September 17, 2011

THE BIJOU: Early Friday Boxoffice – 9/16/11

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Written by: Mitch Salem
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The Hollywood Reporter has early Friday numbers, and they foretell some surprises for the weekend boxoffice.  Chief among them is the remarkable $7-8M that the 3D pre-Blu-Ray reissue of Disney’s THE LION KING grossed on Friday alone, which should mean a weekend of close to $24M, far above expectations.  The combination of nostalgia and the lack of any major family attraction since The Smurfs opened on July 29 seems to have done wonders for this 1994 film.  The 2d slot for the weekend appears to belong to last week’s #1 picture CONTAGION, which looks to have a very strong hold with only around a 40% decline for a $13M weekend.
The news is less good for the newcomers.  DRIVE is faring best, with a $10-11M weekend that would be just a bit below expectations–however, what has to be worrisome is that audience reaction seems to be deeply split from the critical consensus, with only a C- score in exit polls compared to the film’s 93% Rotten Tomatoes score.  That suggests awful word of mouth that may drag the picture down over the course of the weekend.
THE HELP, no surprise at this point, should have another great hold, with only a 25% drop from last weekend to $6.7M.  But STRAW DOGS and I DON’T KNOW HOW SHE DOES IT seem to both be headed directly for the trash-heap, with weekend grosses around $5M, substantially less than even the low projections.  I Don’t Know at least scored better in the exit polls, with a still-tepid B-, and with its female audience may stick around for a week or two, while the ghost of Sam Peckinpah rejoices as Straw Dogs could manage only a C, and probably would have been better off going directly to VOD (or better yet, not being made at all).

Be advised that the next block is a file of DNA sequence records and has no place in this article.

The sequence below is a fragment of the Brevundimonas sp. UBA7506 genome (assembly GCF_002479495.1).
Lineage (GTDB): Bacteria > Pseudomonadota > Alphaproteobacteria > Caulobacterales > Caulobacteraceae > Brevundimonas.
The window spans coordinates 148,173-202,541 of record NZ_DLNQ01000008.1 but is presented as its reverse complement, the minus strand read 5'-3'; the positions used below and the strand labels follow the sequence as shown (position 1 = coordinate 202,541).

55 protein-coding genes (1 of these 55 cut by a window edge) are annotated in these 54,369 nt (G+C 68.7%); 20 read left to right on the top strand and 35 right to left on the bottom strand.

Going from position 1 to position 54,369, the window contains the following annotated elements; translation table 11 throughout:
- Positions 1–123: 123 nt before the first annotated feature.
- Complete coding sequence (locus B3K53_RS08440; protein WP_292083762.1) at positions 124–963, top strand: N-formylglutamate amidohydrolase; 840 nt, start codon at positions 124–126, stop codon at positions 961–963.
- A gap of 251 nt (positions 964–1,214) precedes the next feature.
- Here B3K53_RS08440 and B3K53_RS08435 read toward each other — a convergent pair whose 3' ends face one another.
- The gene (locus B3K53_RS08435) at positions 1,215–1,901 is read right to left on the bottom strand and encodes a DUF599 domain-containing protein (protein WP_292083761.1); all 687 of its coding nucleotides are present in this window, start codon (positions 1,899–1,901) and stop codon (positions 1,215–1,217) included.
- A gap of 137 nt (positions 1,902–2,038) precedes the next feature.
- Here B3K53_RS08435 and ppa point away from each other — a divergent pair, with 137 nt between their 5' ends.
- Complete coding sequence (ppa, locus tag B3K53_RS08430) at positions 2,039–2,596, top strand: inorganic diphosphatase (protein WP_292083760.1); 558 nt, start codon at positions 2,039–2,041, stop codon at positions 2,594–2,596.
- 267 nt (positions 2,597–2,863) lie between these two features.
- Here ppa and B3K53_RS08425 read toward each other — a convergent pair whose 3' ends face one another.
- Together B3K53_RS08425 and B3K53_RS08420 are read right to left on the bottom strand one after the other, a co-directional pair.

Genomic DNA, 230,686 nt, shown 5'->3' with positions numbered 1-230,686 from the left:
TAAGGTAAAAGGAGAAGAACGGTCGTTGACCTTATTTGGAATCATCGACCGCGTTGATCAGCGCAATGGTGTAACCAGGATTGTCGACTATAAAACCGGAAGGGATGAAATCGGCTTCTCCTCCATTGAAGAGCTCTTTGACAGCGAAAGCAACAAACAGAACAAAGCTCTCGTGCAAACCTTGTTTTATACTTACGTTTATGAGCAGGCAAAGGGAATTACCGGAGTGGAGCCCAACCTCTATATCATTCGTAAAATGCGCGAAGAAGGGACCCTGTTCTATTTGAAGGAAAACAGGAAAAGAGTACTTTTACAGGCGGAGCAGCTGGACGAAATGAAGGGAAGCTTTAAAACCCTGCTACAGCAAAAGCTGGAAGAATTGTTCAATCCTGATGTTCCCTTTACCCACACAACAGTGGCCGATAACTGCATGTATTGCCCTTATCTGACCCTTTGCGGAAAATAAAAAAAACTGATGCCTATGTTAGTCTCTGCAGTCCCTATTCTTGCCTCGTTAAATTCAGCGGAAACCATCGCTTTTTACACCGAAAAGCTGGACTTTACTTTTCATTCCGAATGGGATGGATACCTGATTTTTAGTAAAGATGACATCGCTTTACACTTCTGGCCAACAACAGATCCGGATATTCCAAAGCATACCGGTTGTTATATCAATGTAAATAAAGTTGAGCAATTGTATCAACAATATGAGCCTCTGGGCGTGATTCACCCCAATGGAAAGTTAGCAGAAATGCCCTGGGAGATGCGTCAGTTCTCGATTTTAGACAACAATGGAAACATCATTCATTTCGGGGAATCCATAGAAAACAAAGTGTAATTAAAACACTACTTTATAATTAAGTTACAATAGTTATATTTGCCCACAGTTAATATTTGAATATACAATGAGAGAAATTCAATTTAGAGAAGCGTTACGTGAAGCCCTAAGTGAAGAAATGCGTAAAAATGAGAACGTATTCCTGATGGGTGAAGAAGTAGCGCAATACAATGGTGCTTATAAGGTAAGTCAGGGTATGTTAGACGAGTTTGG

Check out Mitch Metcalf’s Weekend Projections, and stay with SHOWBUZZDAILY all weekend for updated numbers and analysis.

About the Author

Mitch Salem
MITCH SALEM has worked on the business side of the entertainment industry for 20 years, as a senior business affairs executive and attorney for such companies as NBC, ABC, USA, Syfy, Bravo, and BermanBraun Productions, and before that, at the NY law firm of Weil, Gotshal & Manges. During all that, he has more or less constantly been going to the movies and watching TV, and writing about both since the 1980s. His film reviews also currently appear on and In addition, he is co-writer of an episode of the television series "Felicity."